11
$\begingroup$

$$f(x) = \begin{cases}0 & \text{if }-\pi<x<0, \\ \sin(x) & \text{if }0<x<\pi. \end{cases}$$

My attempt:

I went the route of expanding this function with a complex Fourier series.

$$f(x) = \sum_{n=-\infty}^{+\infty} C_{n}e^{inx}$$

$$C_{n} = \frac {1}{2\pi} \int_{0}^{\pi} \frac {e^{ix}-e^{-ix}}{2i} e^{-inx} \,\mathrm dx = \frac {1}{\pi}\left(\frac {1}{1-n^2}\right)$$

because only even $n$ terms survive, odd $n$ are 0

$$ C_0 = \frac {1}{2\pi} \int_{0}^{\pi} \sin(x)\, \mathrm dx = \frac {1}{\pi} $$

so

$$ f(x) = \frac{1}{\pi} + \frac {1}{\pi} \left(\frac {e^{i2x}}{1-2^2} + \frac {e^{i4x}}{1-4^2}+\frac {e^{i6x}}{1-6^2}+\cdots\right) + \frac {1}{\pi} \left(\frac {e^{-i2x}}{1-2^2} + \frac {e^{-i4x}}{1-4^2}+\frac {e^{-i6x}}{1-6^2}+\cdots\right) $$

In sine and cosine terms,

$$ f(x) = \frac{1}{\pi} + \frac {2}{\pi} \left(\frac {\cos(2x)}{1-2^2} + \frac {\cos(4x)}{1-4^2}+\frac {\cos(6x)}{1-6^2}+\cdots\right) $$

But the answer in my book is given as

$$ f(x) = \frac{1}{\pi} + \frac{1}{2} \sin(x)+ \frac {2}{\pi} \left(\frac {\cos(2x)}{2^2-1} + \frac {\cos(4x)}{4^2-1}+\frac {\cos(6x)}{6^2-1}+\dotsb\right)$$

I don't understand how there is a sine term and the denominator of the cosines has $-1$.

$\endgroup$
5
  • $\begingroup$ I've improved the LaTeX formatting on your question; apologies if I changed your intended meaning in any way. You can find some good starting points on how to format mathematics on the site here. This AMS reference is very useful. $\endgroup$ Commented Mar 7, 2013 at 22:05
  • $\begingroup$ A related problem. $\endgroup$ Commented Mar 7, 2013 at 22:11
  • $\begingroup$ @karanveersingh what's the book name? $\endgroup$
    – alhelal
    Commented Nov 16, 2017 at 12:46
  • $\begingroup$ my teacher asked me to prove $π/4=1/2+1/1*3−1/3*5+1/5*7−1/7*9$ when $n=1$ for this same problem. But I can't yet. $\endgroup$
    – alhelal
    Commented Nov 16, 2017 at 17:01
  • $\begingroup$ This is solved. When $x=π/2$. $\endgroup$
    – alhelal
    Commented Nov 16, 2017 at 17:02

3 Answers 3

2
$\begingroup$

The $\sin$ term comes form $n=1$ you can't devide by zero.

mh I calculated again, your $\cos(x)$ terms are right, there shouldn't be a $-$ in the denominator

For $$\int_0^\pi \sin(x) e^{inx}\, \mathrm{d} x = \frac{1+ e^{i \pi n}}{1-n^2}$$ we have to check the case $n=1$ seperate as we can't devide by zero.

The case $n=1$ give $$\int_0^\pi \sin(x) \exp(x)\, \mathrm{d}x=\frac{i \pi }{2}$$

$\endgroup$
8
  • $\begingroup$ How do I introduce a sine term for n = 1 case? Is my answer incomplete or am I just missing simplification? $\endgroup$ Commented Mar 7, 2013 at 22:18
  • $\begingroup$ @KaranveerSingh your work was incomplete $\endgroup$ Commented Mar 7, 2013 at 22:25
  • $\begingroup$ When computing the result with the real fourier series, how did you integrate $\frac {1}{\pi} sin(x)cos(nx)dx$ from 0 to $\pi$ $\endgroup$ Commented Mar 7, 2013 at 22:29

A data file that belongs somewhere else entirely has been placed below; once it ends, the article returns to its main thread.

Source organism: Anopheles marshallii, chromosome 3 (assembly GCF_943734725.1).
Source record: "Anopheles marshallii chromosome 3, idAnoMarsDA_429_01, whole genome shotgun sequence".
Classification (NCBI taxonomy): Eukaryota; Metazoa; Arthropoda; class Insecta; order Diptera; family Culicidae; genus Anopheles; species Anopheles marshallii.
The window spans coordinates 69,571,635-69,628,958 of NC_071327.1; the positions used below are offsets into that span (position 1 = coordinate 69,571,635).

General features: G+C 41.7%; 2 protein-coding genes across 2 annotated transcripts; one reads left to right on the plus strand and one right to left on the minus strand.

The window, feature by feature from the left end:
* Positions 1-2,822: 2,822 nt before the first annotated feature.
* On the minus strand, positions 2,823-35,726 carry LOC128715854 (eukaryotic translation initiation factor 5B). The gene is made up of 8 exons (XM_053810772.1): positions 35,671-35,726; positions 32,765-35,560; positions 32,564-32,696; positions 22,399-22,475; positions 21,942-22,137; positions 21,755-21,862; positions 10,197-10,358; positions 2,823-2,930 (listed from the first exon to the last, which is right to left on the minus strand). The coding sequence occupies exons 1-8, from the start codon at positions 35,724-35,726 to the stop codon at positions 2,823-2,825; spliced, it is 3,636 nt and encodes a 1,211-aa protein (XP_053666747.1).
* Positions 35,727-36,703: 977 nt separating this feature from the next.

• 1
    $\begingroup$ with the good old trigonometric theorems, $2 \sin(\alpha)\cdot \cos(\beta)= \sin(\alpha+\beta) + \sin(\alpha-\beta)$ $\endgroup$ Commented Mar 7, 2013 at 22:31
  • $\begingroup$ AH! I keep forgetting those. $\endgroup$ Commented Mar 7, 2013 at 22:33
0
$\begingroup$

Note that, $C_1$ is a special case and you need to handle separately as

$$ C_1 = \frac {1}{2\pi} \int_{0}^{\pi} \sin(x) e^{-ix} dx \neq 0. $$

$\endgroup$
4
  • $\begingroup$ wouldn't it be $e^{-inx}dx$? $\endgroup$ Commented Mar 7, 2013 at 22:20
  • $\begingroup$ @KaranveerSingh: I copied your formula. Yes it should be $e^{-inx}$. $\endgroup$ Commented Mar 7, 2013 at 22:25
  • $\begingroup$ Oh, there was supposed to be one there. Sorry for that. $\endgroup$ Commented Mar 7, 2013 at 22:27
  • 1
    $\begingroup$ @KaranveerSingh: No problem. Anyways, as I said $C_1$ is a special case. That means you have to handle it separtly. $\endgroup$ Commented Mar 7, 2013 at 22:29
0
$\begingroup$

Since the function $\phi(t)$ is defined on $-L=-\pi<t<\pi=L$ , the Fourier series can be expressed as shown below :

enter image description here

The numerical tests of the formula are well consistent with a good accuracy.

On the figure below, small values of $m$ are taken in order to make clear the deviations in case of series limited to not enough terms.

enter image description here

$\endgroup$
2
  • $\begingroup$ Which software you use to plot that? @JJacquelin. $\endgroup$ Commented Nov 19, 2021 at 19:36
  • $\begingroup$ @WhyMeasureTheory. Software implemented with "Delphi" from Borland. $\endgroup$
    – JJacquelin
    Commented Nov 21, 2021 at 21:02

You must log in to answer this question.

Not the answer you're looking for? Browse other questions tagged .